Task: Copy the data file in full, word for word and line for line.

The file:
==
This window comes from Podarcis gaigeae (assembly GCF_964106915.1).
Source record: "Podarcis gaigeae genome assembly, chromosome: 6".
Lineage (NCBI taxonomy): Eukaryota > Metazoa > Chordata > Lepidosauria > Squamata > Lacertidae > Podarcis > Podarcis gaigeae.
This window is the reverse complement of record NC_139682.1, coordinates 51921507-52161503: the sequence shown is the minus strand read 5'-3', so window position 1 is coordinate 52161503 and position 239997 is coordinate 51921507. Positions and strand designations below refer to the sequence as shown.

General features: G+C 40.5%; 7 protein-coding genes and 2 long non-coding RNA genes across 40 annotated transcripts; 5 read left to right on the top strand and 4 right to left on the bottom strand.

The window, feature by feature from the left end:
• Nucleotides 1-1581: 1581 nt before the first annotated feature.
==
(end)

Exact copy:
This window comes from Podarcis gaigeae (assembly GCF_964106915.1).
Source record: "Podarcis gaigeae genome assembly, chromosome: 6".
Lineage (NCBI taxonomy): Eukaryota > Metazoa > Chordata > Lepidosauria > Squamata > Lacertidae > Podarcis > Podarcis gaigeae.
This window is the reverse complement of record NC_139682.1, coordinates 51921507-52161503: the sequence shown is the minus strand read 5'-3', so window position 1 is coordinate 52161503 and position 239997 is coordinate 51921507. Positions and strand designations below refer to the sequence as shown.

General features: G+C 40.5%; 7 protein-coding genes and 2 long non-coding RNA genes across 40 annotated transcripts; 5 read left to right on the top strand and 4 right to left on the bottom strand.

The window, feature by feature from the left end:
• Nucleotides 1-1581: 1581 nt before the first annotated feature.